Insects like dragonflies, wasps, bees, butterflies and moths possess one set of forewings and one set of hindwings, giving them four wings in total. Insects like mosquitoes, house flies, and fungus gnats possess only one set of wings, which makes them a part of the Diptera order of insects. More than 125,000 Dipteran insect species have been documented, and this order is home to the many fly pest species that live in close association with humans. A recent study that saw researchers analyze Google search data in all 50 states found that flies dominate pest control internet search queries in Maine by a large margin over mosquitoes, cockroaches and bed bugs. According to a 2016 nationwide survey of pest management professionals, domestic house flies, fruit flies, drain flies, phorid flies, and blow flies are the most commonly controlled fly pests of homes. These fly species are commonly known as “filth flies” due to their natural habit of breeding on sources of decaying organic matter, such as excrement, garbage, rotting food, compost, and dead animals.
Adult female filth flies lay their eggs on microbe-rich sources of organic matter so that their larval offspring (maggots) will have plenty to eat after hatching. The maggot offspring of all filth fly species feed on the soluble matter in organic waste, as well as the microscopic microflora and fauna that thrive on organic waste, as doing so provides maggots with the nutrients they need to develop into adults. The sources of organic waste where filth fly females prefer to lay their eggs differ somewhat from species-to-species. However, the domestic house fly female is free to lay her eggs on just about any form of organic waste, including human and animal excrement, rotting food in wastebaskets, rotting food beneath appliances, dead plant matter, animal carcasses, sewage and even tiny bits of food on counters. This is why house flies can be found in any human setting, and it’s also why house flies are covered in millions of disease-causing microorganisms, some of which cause human diseases like dysentery, diarrhoea, typhoid, and cholera. In fact, a recent study conducted at Penn State found that house flies are even more filthy than previously thought. The researchers learned that house flies can transmit Helicobacter pylori and 15 other pathogens that were not previously known to be carried and transmitted by house flies. H. pylori leads to dangerous stomach ulcers, and the World Health Organization states that house flies can spread Salmonella enteritidis, virulent E. coli, and even leprosy. Because of this recent discovery, many experts claim that house flies are an even greater threat to public health than cockroach pests.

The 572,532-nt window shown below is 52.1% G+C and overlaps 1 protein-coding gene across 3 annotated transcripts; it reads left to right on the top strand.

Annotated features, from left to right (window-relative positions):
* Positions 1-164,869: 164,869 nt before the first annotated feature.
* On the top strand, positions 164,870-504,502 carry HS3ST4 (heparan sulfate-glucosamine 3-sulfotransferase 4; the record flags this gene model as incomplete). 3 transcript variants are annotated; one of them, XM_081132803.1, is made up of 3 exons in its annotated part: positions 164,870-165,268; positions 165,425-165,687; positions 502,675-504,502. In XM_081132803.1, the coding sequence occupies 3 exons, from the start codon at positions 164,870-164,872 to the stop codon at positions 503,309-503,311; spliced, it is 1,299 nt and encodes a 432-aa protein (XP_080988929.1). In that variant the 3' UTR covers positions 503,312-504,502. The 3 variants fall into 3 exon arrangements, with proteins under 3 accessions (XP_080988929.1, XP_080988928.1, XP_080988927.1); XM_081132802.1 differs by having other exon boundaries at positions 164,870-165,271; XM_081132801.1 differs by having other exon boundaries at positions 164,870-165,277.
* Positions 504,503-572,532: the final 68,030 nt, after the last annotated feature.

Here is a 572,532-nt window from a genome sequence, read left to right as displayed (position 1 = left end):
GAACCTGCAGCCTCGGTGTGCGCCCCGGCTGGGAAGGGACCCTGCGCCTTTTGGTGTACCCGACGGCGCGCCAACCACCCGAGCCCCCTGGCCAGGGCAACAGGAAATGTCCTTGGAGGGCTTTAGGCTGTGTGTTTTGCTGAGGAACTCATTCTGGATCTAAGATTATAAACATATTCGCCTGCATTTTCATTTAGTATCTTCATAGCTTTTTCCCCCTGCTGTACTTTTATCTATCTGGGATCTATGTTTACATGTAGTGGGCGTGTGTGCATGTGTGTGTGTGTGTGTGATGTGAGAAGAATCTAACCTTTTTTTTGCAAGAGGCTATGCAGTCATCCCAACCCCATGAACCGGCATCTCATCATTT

Have you ever discovered a hidden fly breeding site within your home?